by Liam Devlin, CEO, Plextek RFI
MPD: How effective do you believe operation at millimeter wavelengths will be for meeting the challenges of 5G?
I believe that the use of the mmWave frequency bands is essential in order to obtain the sort of data rates on which 5G has been sold. There are difficulties to overcome in operating a cellular communications system at mmWave, not least the much higher path losses suffered by non-line-of-sight links and the difficulty of obtaining in-building reception. Technical solutions such as electronic beam steering have been demonstrated that mitigate the impact of non-line-of-sight links, and these will be incorporated into 5G user terminals. In-building coverage will need to be addressed by seamless switching to a WiFi network or, in the case of office and municipal buildings, by the use of technology such as neutral hosting or distributed antenna systems (DAS). Other operational difficulties will inevitably be encountered, but I believe that the industry will step up and address these as they arise. mmWave 5G technology is still evolving and it’s an exciting industry in which to be involved.
MPD: What RF and microwave technologies will have the greatest impact in the next few years?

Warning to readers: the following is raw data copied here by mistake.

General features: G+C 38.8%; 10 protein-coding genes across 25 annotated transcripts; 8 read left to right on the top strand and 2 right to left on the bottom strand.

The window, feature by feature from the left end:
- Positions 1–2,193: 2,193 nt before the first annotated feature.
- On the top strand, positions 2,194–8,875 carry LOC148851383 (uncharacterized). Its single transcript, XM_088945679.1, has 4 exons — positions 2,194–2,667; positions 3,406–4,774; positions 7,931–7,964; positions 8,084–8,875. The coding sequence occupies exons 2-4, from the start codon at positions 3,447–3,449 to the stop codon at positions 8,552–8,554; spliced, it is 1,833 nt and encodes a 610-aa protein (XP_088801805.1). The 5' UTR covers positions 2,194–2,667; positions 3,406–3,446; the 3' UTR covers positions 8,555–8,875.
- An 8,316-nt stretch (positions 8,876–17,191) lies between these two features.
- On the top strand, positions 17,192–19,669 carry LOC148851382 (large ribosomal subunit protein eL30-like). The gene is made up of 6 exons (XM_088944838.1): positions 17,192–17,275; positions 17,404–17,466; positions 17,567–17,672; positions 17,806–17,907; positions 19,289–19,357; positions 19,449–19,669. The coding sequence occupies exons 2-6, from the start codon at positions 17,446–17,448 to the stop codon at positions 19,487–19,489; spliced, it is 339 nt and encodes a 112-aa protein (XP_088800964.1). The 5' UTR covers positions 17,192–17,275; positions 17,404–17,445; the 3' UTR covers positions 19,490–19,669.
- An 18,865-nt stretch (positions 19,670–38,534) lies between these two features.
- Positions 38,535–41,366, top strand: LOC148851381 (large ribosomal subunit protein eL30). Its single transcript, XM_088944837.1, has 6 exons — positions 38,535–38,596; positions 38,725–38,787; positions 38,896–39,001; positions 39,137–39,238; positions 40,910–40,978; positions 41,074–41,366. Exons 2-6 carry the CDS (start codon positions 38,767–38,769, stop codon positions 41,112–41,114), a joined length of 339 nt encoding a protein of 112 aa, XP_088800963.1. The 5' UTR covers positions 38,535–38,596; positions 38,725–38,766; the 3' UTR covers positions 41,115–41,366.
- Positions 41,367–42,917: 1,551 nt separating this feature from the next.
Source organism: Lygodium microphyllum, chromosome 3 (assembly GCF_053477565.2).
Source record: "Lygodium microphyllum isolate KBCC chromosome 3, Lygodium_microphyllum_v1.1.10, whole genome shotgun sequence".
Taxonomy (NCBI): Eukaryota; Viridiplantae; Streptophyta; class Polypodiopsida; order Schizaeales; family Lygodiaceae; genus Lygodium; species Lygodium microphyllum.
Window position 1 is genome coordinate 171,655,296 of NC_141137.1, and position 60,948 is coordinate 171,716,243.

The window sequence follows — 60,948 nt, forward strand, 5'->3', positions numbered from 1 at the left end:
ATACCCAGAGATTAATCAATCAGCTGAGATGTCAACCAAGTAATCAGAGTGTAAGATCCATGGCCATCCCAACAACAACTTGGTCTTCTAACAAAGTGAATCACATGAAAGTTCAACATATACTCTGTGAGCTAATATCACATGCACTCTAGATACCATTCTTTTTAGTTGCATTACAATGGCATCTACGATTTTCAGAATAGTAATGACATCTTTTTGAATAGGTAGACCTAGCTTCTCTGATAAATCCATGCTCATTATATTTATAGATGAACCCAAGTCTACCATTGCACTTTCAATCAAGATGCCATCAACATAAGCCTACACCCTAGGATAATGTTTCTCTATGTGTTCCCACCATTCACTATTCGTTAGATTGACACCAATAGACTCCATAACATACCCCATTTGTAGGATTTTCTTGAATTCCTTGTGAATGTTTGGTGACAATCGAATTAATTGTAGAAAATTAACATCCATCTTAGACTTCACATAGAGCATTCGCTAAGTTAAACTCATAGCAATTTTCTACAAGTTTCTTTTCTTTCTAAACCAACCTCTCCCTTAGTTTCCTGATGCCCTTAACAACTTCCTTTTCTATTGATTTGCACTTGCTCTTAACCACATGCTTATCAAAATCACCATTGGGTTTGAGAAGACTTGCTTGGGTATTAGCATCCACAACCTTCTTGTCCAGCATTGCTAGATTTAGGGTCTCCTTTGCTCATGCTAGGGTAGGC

Innovative IC packaging for commercial mmWave applications is needed for the successful incorporation of front-end modules (FEMs) into commercial mmWave 5G products. There is a lot of work underway in this area, including the development of Antenna in Package (AiP) components providing all of the mmWave functionality with IF and DC/control interface. This provides a single mmWave component that can be handled by RF product manufacturers in a way with which they’re familiar. This will in turn facilitate the development of mmWave 5G user terminals at commercially attractive prices and allow their rapid uptake in the market.
MPD: In addition to 5G and IoT, what commercial markets will be the most important for the industry in 2020?
I expect that interest in broadband satellite communications at Ku-band and Ka-band will continue to grow. Many regions of the world have no wired infrastructure, and the availability of broadband satellite communications will allow them to benefit from broadband connectivity without the overhead of installing fixed infrastructure.
There will also be significant growth in the demand for high data rate point-to-point links. This is in no small part related to the roll-out of mmWave 5G with its increased density of base stations. A wireless backhaul capability offers much lower deployment costs and faster installation compared to fiber. E-band point to point links are an attractive option due to the availability of large amounts of spectrum (10 GHz of bandwidth at 71 to 76 GHz and 81 to 86 GHz) on a light license basis.
MPD: Is your company having trouble in finding new microwave engineers?
The availability of experienced microwave engineers is certainly on the decline. However, we’ve been encouraged to have recently identified new engineering graduates looking for permanent positions in the microwave and mmWave field. I suspect that the use of mmWave technology for 5G has played a considerable part in this interest, raising the profile of microwave and mmWave engineering and identifying it as a key capability for the future.